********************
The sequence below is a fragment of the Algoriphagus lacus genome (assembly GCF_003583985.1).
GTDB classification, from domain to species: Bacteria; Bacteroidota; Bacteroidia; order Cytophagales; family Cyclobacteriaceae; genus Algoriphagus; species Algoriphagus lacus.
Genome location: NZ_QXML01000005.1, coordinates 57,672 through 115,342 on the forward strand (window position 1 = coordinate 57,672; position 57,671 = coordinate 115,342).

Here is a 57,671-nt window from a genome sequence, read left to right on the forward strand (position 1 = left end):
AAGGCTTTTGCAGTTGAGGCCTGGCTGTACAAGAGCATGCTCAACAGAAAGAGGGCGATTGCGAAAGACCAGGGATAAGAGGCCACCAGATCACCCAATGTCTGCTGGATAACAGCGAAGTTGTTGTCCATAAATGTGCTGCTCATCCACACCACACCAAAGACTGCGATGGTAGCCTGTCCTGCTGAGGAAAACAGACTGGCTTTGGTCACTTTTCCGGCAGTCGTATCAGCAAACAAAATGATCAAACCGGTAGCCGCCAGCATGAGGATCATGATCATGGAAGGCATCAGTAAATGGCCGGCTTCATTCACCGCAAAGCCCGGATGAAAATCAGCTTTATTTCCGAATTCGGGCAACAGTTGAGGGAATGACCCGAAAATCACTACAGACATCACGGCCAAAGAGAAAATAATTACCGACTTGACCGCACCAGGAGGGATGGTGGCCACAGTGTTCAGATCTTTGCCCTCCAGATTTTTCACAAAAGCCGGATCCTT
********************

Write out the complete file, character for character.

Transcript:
The sequence below is a fragment of the Algoriphagus lacus genome (assembly GCF_003583985.1).
GTDB classification, from domain to species: Bacteria; Bacteroidota; Bacteroidia; order Cytophagales; family Cyclobacteriaceae; genus Algoriphagus; species Algoriphagus lacus.
Genome location: NZ_QXML01000005.1, coordinates 57,672 through 115,342 on the forward strand (window position 1 = coordinate 57,672; position 57,671 = coordinate 115,342).

Here is a 57,671-nt window from a genome sequence, read left to right on the forward strand (position 1 = left end):
AAGGCTTTTGCAGTTGAGGCCTGGCTGTACAAGAGCATGCTCAACAGAAAGAGGGCGATTGCGAAAGACCAGGGATAAGAGGCCACCAGATCACCCAATGTCTGCTGGATAACAGCGAAGTTGTTGTCCATAAATGTGCTGCTCATCCACACCACACCAAAGACTGCGATGGTAGCCTGTCCTGCTGAGGAAAACAGACTGGCTTTGGTCACTTTTCCGGCAGTCGTATCAGCAAACAAAATGATCAAACCGGTAGCCGCCAGCATGAGGATCATGATCATGGAAGGCATCAGTAAATGGCCGGCTTCATTCACCGCAAAGCCCGGATGAAAATCAGCTTTATTTCCGAATTCGGGCAACAGTTGAGGGAATGACCCGAAAATCACTACAGACATCACGGCCAAAGAGAAAATAATTACCGACTTGACCGCACCAGGAGGGATGGTGGCCACAGTGTTCAGATCTTTGCCCTCCAGATTTTTCACAAAAGCCGGATCCTT